U.N. Envoy: U.S. Isn't Protecting Occupy Protesters' Rights WASHINGTON -- The United Nations envoy for freedom of expression is drafting an official communication to the U.S. government demanding to know why federal officials are not protecting the rights of Occupy demonstrators whose protests are being disbanded -- sometimes violently -- by local authorities. Frank La Rue, who serves as the U.N. "special rapporteur" for the protection of free expression, told HuffPost in an interview that the crackdowns against Occupy protesters appear to be violating their human and constitutional rights. "I believe in city ordinances and I believe in maintaining urban order," he said Thursday. "But on the other hand I also believe that the state -- in this case the federal state -- has an obligation to protect and promote human rights."

Occupy Wall Street Demographics » Graphic Sociology What works The graphic above was constructed using 5,006 surveys filled out by people who visited occupywallst.org. Here’s what the survey found: Gender Men 61% Women 37.5% Other 1.5% Age 45 y/o 32% Race/Ethnicity White 81.4% Black, African American 1.6% Hispanic 6.8% Asian 2.8% Other 7.6% Dear Mark Yudof: The Cemetery You Manage Can Hear You Why Are UC Administrators Such Bad Letter Writers, And Why Should We Care? Ask around, and you’ll find it has become a UC-wide habit to disregard letters from the UC administration. I don’t know whether this is the case for the administrators themselves—there is a rumor circulating that Chancellor Birgeneau, for example, did not in fact write the notorious “not nonviolence” letter to which he signed his name.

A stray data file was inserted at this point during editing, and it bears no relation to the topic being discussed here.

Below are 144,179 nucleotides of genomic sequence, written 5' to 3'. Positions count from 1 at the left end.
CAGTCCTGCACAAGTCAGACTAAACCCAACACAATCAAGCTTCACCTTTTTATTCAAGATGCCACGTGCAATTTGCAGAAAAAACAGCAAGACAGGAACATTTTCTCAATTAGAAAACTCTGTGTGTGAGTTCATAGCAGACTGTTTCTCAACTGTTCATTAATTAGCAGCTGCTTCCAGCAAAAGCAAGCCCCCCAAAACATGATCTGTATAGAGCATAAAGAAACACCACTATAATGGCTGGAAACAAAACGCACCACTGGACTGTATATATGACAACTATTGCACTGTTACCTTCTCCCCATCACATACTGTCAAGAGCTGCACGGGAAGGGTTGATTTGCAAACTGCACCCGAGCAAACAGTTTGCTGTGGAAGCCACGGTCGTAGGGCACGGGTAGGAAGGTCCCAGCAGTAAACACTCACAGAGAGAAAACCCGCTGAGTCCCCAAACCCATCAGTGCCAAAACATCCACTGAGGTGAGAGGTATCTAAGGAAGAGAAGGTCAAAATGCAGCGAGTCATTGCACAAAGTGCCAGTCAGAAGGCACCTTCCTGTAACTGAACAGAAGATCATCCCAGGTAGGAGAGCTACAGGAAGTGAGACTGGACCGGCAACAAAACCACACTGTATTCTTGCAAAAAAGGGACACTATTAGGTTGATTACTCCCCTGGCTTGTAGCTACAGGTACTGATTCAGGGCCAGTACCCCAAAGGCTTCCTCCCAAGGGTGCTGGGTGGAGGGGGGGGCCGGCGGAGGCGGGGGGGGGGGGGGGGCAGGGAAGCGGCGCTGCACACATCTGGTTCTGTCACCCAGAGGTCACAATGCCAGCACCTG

@PennyRed Occupy the media Of all the many outrages, anticipated and unanticipated, that I have seen perpetrated by American police against peaceful protesters and members of the public this week, perhaps the most chilling has been their harassment of journalists on the job. As law enforcement cracked down on Occupy encampments around the country, a pattern began to emerge whereby officers moved in the small hours of the morning, held members of the press in police "pens" away from the evictions, and arrested them if they stepped out of line. Supporters of the movement were quick to cry "censorship", and to point to a possible co-ordinated media blackout when the Oakland Mayor, Jean Quan, let slip in an interview that she had discussed how to deal with the protests on a conference call with other city leaders. The issue at stake here, however, is not merely the freedom of the press, but the role of the media in a time of profound cultural and political change.